Wednesday, 4 January 2017

The year of being sixty two: bonuses, some of them unexpected.

Well somehow I didn't manage to post December's extract from the year of being sixty two, principally because I didn't write it!  Somehow the coming of Christmas, trying to keep up with my Spanish and the upheaval of house redecorating just squeezed my writing time into non existence.  I had been intending to spend a chapter looking at the upsides of ageing.  From the volume of stuff you read about "anti-ageing" you might suppose that there aren't any upsides, but that's not true.  My mother used to tell me in her forties, fifties and sixties that she would not want to go back, that she was genuinely happy to be where she was in her life.  She would I suspect have stopped the clock before my father began to be ill but even that would have taken them both well into their seventies.  I never totally understood why she was so content with the age she was when we had those conversations but I could see that it was true.   Knowing that has given me a sense, as I have myself grown older, that there must be things to look forward to, secret pleasures perhaps which would be revealed to me in due time.

And indeed there are. 

How do you talk about the pleasures of wisdom without sounding as if you are setting yourself up for a major pratfall?  And yet the most profound pleasure in growing older is in learning to live better, in getting to know yourself and to understand yourself and in learning what matters to you.  And how can those things be anything other than elements of acquiring some form of wisdom?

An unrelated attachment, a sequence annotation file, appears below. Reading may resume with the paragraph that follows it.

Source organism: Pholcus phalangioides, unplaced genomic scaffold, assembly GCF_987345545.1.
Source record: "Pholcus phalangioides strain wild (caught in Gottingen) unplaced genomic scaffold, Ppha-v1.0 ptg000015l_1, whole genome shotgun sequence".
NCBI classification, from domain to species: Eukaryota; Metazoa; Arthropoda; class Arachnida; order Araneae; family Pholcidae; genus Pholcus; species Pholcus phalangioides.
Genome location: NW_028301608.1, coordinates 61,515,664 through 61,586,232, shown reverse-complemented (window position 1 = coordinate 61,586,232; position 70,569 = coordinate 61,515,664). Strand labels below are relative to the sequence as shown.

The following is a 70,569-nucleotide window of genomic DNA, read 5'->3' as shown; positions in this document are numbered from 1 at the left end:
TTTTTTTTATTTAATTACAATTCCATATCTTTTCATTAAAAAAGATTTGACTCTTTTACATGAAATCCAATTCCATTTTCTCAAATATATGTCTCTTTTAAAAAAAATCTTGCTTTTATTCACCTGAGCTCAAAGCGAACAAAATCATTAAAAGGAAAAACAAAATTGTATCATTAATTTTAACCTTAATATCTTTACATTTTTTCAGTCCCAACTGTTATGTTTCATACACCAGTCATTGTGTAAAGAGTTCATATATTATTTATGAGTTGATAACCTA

Sometimes you do this living better consciously.  You face a situation similar to something which has happened to you previously in your life and you remember how you dealt with it before.  Thoughtfully and intentionally you might decide to do it differently.  For me those intentional times are mostly about letting go, letting go of the urge to argue or explain or to put my case.  This is an interesting balancing act because it is important that keeping silent is not the sort of repression which leads to resentment.  It is about thinking whether it really matters, in which case I must speak or act, or whether, in the grand scheme of things I can let it go, open my hand and let it rise gently into the air like a lighted balloon. 

Perhaps more often there is little conscious thought in living more calmly, more easily and more generously.  It is simply that life has thrown a lot at you and, if you are lucky, you have weathered the storms and learnt what to hold close and what to let go.   And would I wish to live again the intensity, even the anguish, of some of my twenties and thirties?  No.  This is hard won, this calm.  It is worth the saggy stomach and the wrinkles around the eyes.  I hold it to me.  I would not swap.